The university was structured like a dream, infinite and incoherent, broken around the edges, a ruin and a metropolis folded into one narrow building which towered over the city and glided like a needle into the clouds. Central to the floorplan was the staircase, the highway between uncountable (yet meticulously labeled) floors, which thousands, perhaps millions, of students ascended and descended every period, creating traffic jams which took hours to disperse. Worsening matters were the workmen in orange suits who worked tirelessly on the staircase, perpetually renovating and restrengthening the concrete, tightening the passageways where they laboured such that only one student could slip by at a time, slowing the stampede to a trickle.
Beyond the stairway, each floor was its own labyrinth, the well-lit and central classrooms giving way to increasingly dilapidated corridors as one wandered further outwards. Dark and damp, in the outer walls of the building were alternate stairwells, which few dared to climb due to the lack of electricity and the way they crumbled underfoot.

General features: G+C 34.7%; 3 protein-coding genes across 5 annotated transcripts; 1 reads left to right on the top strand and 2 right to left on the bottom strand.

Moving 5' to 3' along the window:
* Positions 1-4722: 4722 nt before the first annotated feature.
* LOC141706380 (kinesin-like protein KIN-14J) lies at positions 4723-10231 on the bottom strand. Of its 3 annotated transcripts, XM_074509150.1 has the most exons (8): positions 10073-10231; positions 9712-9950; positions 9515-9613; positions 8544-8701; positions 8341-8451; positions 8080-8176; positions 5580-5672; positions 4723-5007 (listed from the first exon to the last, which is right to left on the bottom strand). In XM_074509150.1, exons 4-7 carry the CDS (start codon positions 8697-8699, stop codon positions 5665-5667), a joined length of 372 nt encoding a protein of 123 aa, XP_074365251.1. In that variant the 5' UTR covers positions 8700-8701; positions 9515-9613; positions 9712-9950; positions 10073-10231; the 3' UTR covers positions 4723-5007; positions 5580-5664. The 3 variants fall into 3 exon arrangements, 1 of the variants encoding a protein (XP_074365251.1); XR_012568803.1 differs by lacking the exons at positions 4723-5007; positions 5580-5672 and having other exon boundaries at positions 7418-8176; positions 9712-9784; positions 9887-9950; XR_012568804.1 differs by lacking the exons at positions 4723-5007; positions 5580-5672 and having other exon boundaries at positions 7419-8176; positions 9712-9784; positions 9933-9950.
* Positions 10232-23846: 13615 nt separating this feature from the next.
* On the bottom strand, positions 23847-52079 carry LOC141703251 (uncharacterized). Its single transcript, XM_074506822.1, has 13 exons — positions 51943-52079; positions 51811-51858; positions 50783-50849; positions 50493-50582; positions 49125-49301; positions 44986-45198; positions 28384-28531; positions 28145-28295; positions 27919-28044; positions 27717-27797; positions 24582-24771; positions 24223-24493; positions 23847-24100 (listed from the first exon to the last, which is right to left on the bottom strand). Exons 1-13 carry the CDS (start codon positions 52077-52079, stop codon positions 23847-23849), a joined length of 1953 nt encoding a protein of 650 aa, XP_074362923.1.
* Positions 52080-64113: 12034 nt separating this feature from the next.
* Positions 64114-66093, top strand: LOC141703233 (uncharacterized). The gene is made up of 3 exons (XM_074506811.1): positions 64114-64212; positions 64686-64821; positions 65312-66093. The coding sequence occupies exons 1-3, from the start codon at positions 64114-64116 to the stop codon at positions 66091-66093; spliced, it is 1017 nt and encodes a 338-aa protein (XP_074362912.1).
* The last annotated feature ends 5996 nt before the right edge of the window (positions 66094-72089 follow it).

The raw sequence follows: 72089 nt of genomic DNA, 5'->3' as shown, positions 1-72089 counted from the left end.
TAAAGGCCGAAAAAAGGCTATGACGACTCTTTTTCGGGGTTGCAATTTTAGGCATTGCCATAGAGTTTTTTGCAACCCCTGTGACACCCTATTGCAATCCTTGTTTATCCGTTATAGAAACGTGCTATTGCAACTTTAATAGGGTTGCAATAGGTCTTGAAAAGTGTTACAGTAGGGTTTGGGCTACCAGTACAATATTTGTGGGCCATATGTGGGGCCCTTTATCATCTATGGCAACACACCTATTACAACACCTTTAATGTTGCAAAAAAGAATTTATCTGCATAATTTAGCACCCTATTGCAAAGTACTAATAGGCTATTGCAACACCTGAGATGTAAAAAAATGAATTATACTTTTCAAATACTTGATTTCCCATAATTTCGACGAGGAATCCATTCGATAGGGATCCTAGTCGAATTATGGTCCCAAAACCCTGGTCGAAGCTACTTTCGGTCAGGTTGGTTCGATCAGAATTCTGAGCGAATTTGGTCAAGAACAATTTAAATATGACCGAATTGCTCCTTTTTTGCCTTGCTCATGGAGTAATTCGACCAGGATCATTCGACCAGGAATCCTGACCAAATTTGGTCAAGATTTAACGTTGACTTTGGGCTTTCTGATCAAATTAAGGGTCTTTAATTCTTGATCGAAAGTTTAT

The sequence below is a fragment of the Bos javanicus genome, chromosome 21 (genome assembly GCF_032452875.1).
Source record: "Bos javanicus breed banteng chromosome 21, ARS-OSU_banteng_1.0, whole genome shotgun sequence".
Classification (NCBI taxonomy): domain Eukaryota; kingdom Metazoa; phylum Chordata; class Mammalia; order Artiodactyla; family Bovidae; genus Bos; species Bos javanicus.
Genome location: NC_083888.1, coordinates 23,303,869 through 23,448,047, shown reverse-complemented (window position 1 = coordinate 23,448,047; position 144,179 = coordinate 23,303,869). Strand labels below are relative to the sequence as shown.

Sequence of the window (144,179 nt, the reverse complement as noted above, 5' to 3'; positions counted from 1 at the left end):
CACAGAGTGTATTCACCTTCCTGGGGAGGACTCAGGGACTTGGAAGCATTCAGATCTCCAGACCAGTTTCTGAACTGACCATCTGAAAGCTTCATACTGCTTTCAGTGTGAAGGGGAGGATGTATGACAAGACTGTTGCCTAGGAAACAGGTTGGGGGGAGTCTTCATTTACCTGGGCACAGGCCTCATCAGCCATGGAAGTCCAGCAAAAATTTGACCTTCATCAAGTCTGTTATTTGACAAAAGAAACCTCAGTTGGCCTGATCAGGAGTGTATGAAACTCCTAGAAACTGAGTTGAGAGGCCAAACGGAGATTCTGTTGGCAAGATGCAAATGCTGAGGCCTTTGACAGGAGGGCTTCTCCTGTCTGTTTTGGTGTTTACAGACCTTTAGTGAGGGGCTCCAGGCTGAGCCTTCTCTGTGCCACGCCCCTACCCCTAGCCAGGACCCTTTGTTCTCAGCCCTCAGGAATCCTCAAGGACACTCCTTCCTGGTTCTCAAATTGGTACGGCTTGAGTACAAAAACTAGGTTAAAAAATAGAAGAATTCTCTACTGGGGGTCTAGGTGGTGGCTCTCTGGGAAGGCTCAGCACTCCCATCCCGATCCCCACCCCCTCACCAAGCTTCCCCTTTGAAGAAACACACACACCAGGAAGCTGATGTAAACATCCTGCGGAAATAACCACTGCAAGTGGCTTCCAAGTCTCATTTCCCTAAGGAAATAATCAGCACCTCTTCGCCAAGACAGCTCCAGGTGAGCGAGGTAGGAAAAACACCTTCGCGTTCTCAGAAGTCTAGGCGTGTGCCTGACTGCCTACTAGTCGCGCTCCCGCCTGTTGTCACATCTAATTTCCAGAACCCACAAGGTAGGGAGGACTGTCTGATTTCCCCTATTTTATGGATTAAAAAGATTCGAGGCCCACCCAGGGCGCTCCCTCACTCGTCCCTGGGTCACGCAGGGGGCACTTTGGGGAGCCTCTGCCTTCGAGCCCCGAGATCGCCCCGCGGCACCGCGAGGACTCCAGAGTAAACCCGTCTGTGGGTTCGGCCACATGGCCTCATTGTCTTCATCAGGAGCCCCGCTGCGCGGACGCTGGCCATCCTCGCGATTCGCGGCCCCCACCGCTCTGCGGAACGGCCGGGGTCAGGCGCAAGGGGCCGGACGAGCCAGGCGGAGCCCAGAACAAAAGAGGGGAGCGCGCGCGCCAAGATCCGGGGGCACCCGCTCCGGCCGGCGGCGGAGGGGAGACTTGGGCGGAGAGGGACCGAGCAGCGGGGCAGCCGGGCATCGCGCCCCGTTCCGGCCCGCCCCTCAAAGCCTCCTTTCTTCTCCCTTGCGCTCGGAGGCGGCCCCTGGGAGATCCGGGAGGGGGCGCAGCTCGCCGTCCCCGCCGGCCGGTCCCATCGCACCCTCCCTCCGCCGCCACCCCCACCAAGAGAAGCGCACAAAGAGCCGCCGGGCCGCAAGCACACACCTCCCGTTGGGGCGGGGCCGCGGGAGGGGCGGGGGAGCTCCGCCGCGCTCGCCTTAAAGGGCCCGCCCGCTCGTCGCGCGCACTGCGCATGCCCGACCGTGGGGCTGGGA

Rising too far upwards through the university resulted in a similar gradient of decay. The upper floors were often abandoned and unelectrified, though the plumbing of the entire building was remarkably uniform. There were rumors of grand reservoirs in the topmost sections performing fresh water catchment, though all architectural details had long since been lost. Not even the exact number of floors was known for certain.
Thus, when plague began travelling through the city below, I knew that the university’s aeries, far from civilization, were where I wanted to hide. I ascended until traffic was obsolete, and made camp in a shadowed lounge, lit only by moonlight streaming through a filthy window.